Prior to the April A to Z Challenge 2014, I set up a menu to build a list of resource materials.

In my menu I listed several books that I use myself as handy resource tools. Online resources are a separate idea in my opinion, so I’ll leave them until after I’ve written a few posts on that wonderful idea; the book.

What do I use?

I use the Philips Navigator Britain, which is excellent whether being used for journeys or as a writing resource. I have a good map of Northern Ireland and a separate map of Eire aka; the Irish Republic, or Southern Ireland. To handle international issues, I also have the AA Road Atlas Europe and The Times World Atlas, which is much more than a book full of maps.

What do I get from my ‘Navigator Britain’ atlas?

1. Route planners, which enable me to decide which way characters might choose to get from A to B.

2. Town and city names which apart from anything else sometimes provide ideas for character names.

3. Motorways, major roads, minor roads, bridle paths, rivers, lakes and railways are clear.

4. Densely populated areas and remote areas which can help with a plot.

5. Places of interest like: castles, golf courses, museums, historical sites and much more.

Why not use Google or another search engine?

My atlas is physically there with no searching, opening various windows, setting parameters.

If I find something that has an appeal, I then follow up with a search engine for up to date details.

What do I get from the World Atlas?

1. My geographical knowledge is reasonable, but it provides so much confidence to double-check things like borders, flags, populations, average temperature, the currency, languages spoken and more.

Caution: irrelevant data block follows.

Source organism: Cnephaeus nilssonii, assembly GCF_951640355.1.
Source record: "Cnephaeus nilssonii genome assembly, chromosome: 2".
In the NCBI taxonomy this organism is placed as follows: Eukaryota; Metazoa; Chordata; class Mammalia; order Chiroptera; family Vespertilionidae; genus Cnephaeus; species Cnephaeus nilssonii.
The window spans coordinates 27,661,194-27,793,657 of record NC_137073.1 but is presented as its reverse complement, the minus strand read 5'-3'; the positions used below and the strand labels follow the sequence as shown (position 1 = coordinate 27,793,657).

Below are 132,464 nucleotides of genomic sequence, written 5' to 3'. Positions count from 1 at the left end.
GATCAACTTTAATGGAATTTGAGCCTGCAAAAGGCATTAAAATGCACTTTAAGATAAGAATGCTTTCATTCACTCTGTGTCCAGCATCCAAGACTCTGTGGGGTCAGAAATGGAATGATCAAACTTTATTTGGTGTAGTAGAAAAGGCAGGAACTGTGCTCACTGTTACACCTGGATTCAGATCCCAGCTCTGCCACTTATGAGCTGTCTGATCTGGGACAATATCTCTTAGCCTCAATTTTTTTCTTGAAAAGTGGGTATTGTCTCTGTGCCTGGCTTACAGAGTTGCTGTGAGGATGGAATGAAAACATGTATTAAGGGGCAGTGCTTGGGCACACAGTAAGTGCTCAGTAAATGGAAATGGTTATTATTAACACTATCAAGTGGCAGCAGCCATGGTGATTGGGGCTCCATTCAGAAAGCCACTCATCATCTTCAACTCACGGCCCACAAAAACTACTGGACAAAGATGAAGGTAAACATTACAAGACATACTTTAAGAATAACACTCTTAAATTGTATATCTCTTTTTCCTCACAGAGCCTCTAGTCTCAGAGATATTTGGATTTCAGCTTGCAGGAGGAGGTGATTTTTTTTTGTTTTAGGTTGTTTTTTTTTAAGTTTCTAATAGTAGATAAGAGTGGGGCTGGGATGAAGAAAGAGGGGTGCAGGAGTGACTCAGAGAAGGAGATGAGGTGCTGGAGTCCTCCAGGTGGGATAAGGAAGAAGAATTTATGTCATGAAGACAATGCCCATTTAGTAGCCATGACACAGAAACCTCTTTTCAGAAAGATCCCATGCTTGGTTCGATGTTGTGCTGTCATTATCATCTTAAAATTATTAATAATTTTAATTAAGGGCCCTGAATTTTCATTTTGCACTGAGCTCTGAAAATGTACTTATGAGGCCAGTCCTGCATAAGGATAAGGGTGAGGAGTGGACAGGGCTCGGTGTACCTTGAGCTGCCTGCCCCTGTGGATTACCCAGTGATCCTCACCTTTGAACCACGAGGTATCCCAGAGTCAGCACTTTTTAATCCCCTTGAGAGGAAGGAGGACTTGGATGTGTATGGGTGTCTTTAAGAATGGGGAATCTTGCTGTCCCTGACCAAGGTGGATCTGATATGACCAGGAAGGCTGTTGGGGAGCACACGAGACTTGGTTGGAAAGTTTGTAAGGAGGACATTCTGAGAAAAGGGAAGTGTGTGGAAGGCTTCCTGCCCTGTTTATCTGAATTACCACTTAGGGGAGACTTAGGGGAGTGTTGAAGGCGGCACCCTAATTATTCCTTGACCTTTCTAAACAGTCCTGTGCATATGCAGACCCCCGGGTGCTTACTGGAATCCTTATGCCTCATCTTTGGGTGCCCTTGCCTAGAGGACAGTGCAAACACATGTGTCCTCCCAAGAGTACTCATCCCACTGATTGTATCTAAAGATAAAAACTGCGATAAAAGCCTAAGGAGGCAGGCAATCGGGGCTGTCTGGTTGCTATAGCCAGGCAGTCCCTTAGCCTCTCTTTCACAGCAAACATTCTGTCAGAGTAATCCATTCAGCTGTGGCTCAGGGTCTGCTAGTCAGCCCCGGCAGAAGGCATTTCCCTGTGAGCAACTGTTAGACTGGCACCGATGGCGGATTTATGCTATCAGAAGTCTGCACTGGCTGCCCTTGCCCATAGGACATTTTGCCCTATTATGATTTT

2. I’ve been to many cities in Europe but it’s nice to relate to a route by road number and see how a city can be approached from a variety of directions, including from other cities.

3. Distances between places and the terrain are all there by taking a closer look, not be going screen to screen, zooming in and out and so on.

4. If I find something that appeals, I can as said before, use a search engine for up to date information.

5. Time zones, latitude and longitude are all inter-related and help when characters are travelling or communicating with somebody across the world.

I have a good selection of city maps and individual country maps to supplement these two main books, so for me, these things are so much more than mere books full of maps.

Are you a map person, or a search engine person, whether a reader or a writer?

My next blog patrol starts today so if you’re on my list – see you soon.

In my next post I’ll look at the Zodiac Signs book, but for now, thank you for stopping by.

 

 

R … is for Resources

R[1] is for resources, which for me includes reference and reading. I’ve added the other two words because they are interconnected, and play their part in today’s topic.

What do I mean by resources?

This covers anything that assists us as writers. In some ways it’s unfortunate that in these times of the information super highway, when many people think of resources; it means the Internet. Rather than reach for one of those neat, tightly-packaged items – a book, a lot of folk are content to ask Google or some other search engine.